The University Star Bri Watkins Headlines Editor @briwatkins17 @universitystar


The University Star

The Meadows Center celebrates its 15th anniversary

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The School Fuel organization prepares lunch bags for 557 elementary school children who suffer from food insecurity. PHOTO BY NATHALIE COHETERO | STAFF PHOTOGRAPHER

Children have no way of controlling whether food is coming into their home or not, and the organization hopes that the citizens of San Marcos will make the choice and support the fight against childhood hunger. Children have no way of controlling whether food is coming into their home or not, and the organization hopes that the citizens of San Marcos will make the choice and support the fight against childhood hunger. Generally, the organization relies on generous donations and funds acquired through the annual banquet and silent auction that is scheduled for May 16. However, with a goal of adding on 60 kids, the budget for the 2017-18 school year has been set at $140,000. Registration for the 5k is open now and members of School Fuel encourage participation to fight against childhood hunger. More information for registration details and deadlines can be found on the organizations website: http://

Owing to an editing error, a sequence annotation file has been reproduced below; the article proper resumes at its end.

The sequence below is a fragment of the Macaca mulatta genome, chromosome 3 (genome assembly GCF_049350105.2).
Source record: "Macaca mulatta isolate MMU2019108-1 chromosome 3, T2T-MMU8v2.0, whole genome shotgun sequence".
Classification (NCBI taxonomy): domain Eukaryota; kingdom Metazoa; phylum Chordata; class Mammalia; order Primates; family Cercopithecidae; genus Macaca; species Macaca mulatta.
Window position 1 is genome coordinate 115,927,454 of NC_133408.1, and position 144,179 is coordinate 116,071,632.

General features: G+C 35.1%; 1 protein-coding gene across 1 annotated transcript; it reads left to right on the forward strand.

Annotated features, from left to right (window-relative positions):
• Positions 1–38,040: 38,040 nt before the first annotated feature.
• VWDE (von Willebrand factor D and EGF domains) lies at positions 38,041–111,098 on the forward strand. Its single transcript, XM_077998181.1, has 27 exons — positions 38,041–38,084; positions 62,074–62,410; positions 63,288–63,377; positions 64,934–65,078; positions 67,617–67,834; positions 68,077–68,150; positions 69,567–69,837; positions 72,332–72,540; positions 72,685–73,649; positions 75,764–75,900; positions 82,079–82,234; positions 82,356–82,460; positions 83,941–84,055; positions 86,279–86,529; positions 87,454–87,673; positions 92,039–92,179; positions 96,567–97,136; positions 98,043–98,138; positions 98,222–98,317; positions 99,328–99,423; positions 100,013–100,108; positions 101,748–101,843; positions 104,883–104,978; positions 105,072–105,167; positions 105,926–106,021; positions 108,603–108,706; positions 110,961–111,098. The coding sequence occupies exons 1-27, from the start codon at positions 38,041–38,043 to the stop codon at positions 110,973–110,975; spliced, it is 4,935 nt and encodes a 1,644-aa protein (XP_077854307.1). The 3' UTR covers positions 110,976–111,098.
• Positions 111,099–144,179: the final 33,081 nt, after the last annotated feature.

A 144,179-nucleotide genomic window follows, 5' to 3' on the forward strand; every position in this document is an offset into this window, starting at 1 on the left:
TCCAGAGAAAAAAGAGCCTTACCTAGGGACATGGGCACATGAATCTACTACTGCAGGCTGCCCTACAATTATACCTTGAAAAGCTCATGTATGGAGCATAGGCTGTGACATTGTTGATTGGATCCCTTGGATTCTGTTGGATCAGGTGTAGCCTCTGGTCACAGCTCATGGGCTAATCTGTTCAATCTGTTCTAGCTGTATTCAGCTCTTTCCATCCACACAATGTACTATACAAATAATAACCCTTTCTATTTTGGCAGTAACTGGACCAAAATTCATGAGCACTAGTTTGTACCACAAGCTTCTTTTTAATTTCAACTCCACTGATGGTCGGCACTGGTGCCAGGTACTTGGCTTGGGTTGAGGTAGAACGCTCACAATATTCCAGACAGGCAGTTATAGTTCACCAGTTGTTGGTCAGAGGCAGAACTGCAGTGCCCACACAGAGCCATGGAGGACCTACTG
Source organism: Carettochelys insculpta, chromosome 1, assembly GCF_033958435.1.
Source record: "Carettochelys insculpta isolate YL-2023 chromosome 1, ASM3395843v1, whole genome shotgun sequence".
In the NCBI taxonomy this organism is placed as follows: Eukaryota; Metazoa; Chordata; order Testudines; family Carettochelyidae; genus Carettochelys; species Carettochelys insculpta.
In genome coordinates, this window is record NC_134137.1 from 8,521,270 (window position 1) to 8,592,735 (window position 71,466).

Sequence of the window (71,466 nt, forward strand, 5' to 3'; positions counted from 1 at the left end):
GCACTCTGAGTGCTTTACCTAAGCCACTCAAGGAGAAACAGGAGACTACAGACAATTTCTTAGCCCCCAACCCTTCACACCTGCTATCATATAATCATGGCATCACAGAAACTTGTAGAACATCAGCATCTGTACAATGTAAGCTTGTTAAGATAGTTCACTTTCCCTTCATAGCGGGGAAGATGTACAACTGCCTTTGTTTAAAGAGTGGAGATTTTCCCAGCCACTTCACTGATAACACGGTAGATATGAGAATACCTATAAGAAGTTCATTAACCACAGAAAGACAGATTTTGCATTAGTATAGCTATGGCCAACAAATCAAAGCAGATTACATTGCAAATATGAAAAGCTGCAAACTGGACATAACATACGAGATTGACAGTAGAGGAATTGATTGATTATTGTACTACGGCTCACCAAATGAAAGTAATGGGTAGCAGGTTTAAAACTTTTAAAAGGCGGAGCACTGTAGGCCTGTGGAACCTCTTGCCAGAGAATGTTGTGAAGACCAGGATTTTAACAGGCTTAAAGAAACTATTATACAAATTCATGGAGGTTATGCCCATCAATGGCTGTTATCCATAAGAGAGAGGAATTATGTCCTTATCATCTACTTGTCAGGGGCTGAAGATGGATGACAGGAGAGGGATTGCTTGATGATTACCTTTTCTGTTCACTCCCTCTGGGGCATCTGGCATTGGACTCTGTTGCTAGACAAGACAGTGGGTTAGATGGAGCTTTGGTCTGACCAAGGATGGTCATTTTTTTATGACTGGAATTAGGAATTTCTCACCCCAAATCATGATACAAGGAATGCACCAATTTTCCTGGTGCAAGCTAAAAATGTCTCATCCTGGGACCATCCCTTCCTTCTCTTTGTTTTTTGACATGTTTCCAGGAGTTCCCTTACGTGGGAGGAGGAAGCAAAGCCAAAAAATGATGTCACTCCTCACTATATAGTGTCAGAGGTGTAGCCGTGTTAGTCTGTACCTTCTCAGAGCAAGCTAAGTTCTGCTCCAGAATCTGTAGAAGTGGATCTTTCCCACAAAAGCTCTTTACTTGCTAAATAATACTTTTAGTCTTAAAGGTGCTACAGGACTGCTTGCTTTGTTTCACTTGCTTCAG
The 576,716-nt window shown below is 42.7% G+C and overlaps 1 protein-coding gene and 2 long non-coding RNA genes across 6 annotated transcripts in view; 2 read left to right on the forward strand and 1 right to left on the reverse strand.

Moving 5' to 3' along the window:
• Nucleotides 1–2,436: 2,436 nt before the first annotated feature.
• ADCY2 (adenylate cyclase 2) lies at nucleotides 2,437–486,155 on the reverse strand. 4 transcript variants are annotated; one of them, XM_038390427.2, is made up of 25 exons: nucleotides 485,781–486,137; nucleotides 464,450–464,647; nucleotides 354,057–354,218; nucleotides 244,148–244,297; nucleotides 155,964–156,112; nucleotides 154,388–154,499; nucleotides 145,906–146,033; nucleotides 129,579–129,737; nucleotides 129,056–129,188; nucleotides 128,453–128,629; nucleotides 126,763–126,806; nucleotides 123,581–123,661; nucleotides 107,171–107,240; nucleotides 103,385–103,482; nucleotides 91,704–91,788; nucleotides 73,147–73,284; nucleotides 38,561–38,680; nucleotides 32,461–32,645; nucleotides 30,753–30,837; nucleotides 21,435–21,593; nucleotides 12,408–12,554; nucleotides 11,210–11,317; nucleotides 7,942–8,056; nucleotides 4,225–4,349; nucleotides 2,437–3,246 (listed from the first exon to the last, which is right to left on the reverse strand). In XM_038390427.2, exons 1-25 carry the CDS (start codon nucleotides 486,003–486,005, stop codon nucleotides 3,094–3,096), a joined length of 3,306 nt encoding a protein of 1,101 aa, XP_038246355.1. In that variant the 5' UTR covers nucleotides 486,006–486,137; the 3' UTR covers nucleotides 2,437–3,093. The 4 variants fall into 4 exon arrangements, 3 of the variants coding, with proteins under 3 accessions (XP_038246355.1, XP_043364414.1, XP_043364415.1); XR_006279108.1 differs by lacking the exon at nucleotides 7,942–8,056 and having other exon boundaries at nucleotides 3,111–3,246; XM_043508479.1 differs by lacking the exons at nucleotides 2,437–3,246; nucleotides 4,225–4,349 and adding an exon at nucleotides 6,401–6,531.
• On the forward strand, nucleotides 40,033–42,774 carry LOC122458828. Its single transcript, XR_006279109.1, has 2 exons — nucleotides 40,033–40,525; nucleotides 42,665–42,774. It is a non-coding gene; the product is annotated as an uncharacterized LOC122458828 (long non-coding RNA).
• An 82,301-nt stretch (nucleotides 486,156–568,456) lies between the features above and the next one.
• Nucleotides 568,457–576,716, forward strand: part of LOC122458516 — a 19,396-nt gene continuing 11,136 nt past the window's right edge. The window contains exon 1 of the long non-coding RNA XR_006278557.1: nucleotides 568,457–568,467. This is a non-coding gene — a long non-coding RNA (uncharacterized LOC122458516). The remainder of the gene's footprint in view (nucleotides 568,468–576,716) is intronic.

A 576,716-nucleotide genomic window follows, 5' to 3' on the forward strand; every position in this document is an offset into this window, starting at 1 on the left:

Spring Lake lays behind the Meadows Center’s for Water and the Environment. The Meadows Center celebrated its 15th anniversary this February. PHOTO BY BRANDON VALENCIA | STAFF PHOTOGRAPHER